For now,  I think your take on it Mike that there will be a big "compromise" is likely.

Tom

 

 

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Re: This Requires Serious Discussion
Mike Pilat wrote:

I don't want to disclose too much, but I've personally got my savings in a pretty liquid form right now in the types of areas that I think would be the last to be confiscated or attacked. I think CDs are a reasonable bet, though you do know the risks associated. I would just say stay flexible enough that you're willing to pull from the IRA if and when Uncle Sam tries to intervene.

Outright confiscation is highly unlikely, but the fact remains that our government is insolvent. In one way or another they will default. Either by confiscating or by inflating. Either way will require action from every person that wishes to preserve their wealth.

It's easy for me. I've got 35+ years to retirement, if I even do "retire" in the typical sense. I have no faith that the dollar will hold its value over that time, so investing for me is a little simpler I suppose. Shorter time frames make things more challenging to navigate.

Mike - Thanks for your perspective. It's true that having a long time to retirement gives you more time to prepare.

Those of us who are already here are having more difficulty. We followed all the financial advice (save for long term, have pension, savings, social security, etc.) and played by the rules of the time - now we find our government is going to shaft us. Sigh............

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Re: This Requires Serious Discussion

I don't mean for this to sound pointed, but don't worry too much Sam we're all getting shafted. I work each day knowing that the SS and Medicare pot I'm paying into already has a negative net present value and there is no way I'll collect it. Still, having time to prepare makes it easier for me, but it doesn't reduce the sense of anger I feel at the injustice of having a government make promises it can't keep. When this happens, everyone gets hurt and we're seeing that now.

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Re: This Requires Serious Discussion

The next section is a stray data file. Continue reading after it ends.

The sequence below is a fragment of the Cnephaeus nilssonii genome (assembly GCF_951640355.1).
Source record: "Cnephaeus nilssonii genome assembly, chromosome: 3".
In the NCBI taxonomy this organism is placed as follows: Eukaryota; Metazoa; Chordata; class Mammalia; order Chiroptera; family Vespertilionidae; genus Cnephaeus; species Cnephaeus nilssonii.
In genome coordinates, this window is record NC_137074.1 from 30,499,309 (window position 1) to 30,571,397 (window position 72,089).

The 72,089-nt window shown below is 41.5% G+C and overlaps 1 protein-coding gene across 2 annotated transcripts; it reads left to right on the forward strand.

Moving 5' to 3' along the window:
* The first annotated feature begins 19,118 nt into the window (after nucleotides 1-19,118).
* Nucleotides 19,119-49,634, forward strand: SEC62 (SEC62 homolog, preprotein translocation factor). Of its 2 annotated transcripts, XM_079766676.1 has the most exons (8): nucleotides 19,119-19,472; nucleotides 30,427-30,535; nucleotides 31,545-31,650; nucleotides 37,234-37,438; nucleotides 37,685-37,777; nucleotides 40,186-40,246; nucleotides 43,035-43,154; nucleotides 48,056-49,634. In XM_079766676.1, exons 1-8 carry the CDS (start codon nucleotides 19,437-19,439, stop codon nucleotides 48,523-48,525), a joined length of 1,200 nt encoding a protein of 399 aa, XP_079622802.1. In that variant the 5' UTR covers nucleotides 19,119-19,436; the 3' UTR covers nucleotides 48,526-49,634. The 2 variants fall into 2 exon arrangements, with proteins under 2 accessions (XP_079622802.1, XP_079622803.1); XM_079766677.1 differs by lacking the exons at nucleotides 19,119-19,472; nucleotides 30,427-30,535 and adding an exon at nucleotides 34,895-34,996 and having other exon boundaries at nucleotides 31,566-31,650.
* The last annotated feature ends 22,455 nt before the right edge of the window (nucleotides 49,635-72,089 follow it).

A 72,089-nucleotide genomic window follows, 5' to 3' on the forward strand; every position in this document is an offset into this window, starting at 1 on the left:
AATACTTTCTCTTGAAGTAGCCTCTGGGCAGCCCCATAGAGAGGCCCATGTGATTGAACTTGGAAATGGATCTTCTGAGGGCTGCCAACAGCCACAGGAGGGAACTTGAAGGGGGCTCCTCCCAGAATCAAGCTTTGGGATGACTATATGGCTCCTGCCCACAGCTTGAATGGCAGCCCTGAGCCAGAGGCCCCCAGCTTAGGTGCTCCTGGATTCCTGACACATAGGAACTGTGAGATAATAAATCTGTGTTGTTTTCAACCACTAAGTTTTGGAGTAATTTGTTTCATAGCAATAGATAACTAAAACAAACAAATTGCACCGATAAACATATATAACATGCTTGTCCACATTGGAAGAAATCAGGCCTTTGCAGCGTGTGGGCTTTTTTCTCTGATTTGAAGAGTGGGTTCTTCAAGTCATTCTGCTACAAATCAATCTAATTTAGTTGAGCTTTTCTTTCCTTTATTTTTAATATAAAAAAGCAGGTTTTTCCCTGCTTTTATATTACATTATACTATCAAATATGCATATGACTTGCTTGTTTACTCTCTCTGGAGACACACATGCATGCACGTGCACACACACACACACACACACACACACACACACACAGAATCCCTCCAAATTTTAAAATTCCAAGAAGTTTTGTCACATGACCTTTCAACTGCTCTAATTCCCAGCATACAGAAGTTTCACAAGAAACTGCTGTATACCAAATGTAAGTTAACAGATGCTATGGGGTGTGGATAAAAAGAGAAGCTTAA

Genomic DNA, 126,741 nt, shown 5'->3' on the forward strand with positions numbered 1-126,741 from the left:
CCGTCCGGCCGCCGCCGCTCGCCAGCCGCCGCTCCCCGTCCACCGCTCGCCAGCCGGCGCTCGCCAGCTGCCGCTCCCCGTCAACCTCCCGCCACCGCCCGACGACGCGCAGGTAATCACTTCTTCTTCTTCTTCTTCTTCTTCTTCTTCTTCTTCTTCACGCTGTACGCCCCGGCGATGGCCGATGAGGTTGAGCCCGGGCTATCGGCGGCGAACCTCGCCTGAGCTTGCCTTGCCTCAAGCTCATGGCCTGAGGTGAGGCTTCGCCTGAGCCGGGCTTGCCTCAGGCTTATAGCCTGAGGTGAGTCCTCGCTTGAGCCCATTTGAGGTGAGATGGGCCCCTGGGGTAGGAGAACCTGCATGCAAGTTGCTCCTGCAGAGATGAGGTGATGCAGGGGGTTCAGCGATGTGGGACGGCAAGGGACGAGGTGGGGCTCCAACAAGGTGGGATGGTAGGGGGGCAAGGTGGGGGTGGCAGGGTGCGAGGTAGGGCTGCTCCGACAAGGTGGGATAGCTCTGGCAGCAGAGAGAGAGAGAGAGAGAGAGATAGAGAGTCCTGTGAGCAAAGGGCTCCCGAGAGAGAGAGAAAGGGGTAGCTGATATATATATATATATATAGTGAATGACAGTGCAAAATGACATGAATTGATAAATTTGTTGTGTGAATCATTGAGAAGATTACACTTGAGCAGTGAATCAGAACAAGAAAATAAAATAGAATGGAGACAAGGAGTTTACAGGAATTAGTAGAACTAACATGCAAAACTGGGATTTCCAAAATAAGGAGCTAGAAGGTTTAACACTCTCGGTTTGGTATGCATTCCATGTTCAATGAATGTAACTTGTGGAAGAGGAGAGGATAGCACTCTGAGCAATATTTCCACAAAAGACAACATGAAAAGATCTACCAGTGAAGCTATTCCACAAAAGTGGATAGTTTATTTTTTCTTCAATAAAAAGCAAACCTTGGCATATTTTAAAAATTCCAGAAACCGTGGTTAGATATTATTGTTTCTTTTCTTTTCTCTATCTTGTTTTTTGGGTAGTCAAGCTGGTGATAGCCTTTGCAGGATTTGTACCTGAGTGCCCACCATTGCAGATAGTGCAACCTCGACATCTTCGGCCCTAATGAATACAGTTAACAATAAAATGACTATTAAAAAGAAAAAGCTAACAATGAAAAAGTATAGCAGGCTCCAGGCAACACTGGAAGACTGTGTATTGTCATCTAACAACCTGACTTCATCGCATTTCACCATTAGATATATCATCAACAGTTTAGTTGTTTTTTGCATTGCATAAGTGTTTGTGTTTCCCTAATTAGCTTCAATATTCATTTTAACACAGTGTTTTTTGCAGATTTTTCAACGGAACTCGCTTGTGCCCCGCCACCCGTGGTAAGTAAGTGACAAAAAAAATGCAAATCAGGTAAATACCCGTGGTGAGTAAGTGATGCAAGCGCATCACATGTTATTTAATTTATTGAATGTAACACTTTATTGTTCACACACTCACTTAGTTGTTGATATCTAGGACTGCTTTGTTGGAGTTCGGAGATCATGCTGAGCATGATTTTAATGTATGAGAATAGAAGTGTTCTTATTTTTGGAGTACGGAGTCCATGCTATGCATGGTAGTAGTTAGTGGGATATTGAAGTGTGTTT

mainecooncat wrote:

No disrespect to anyone here including Denninger himself, but the reason this may have gotten "lost in the shuffle" is because Denninger says this every week.

mainecooncat,

Hmmmm - in that case, maybe I can calm down just a tad. Thanks for throwing a little reality my way. Embarassed

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Re: This Requires Serious Discussion

Sam,

Thanks for making this a special thread as I agree it is a very serious matter.  I don't want to over-react but I am taking these warnings seriously.  Denninger can get a little emotional - but I have also read similar things elsewhere - and we know congress has been discussing possibilities.

Obama is spending money like a drunken sailor - money that we don't have - on everything from pork to war.  Add a $2 trillion dollar deficit to dwindling tax revenues and unrealistically high expectations for economic growth and you know something has to give, or more accurately, they will need to steal more from somewhere.

The Government Accounting Office Report GAO-08-590 in 2004:

- IRAs held about $3.5 trillion in assets
- Defined contribution plans held about $2.6 trillion, including 401(ks)
- Defined benefit plans held about $1.9 trillion (pension plans)

I'm still early in my research and hope maybe others here will have something to add.

Larry

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Re: This Requires Serious Discussion

John Michael Greer has an excellent blog entry this week in which he adresses the end of retirment: http://thearchdruidreport.blogspot.com/2009/03/end-of-retirement.html

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Re: This Requires Serious Discussion

Hi Sam,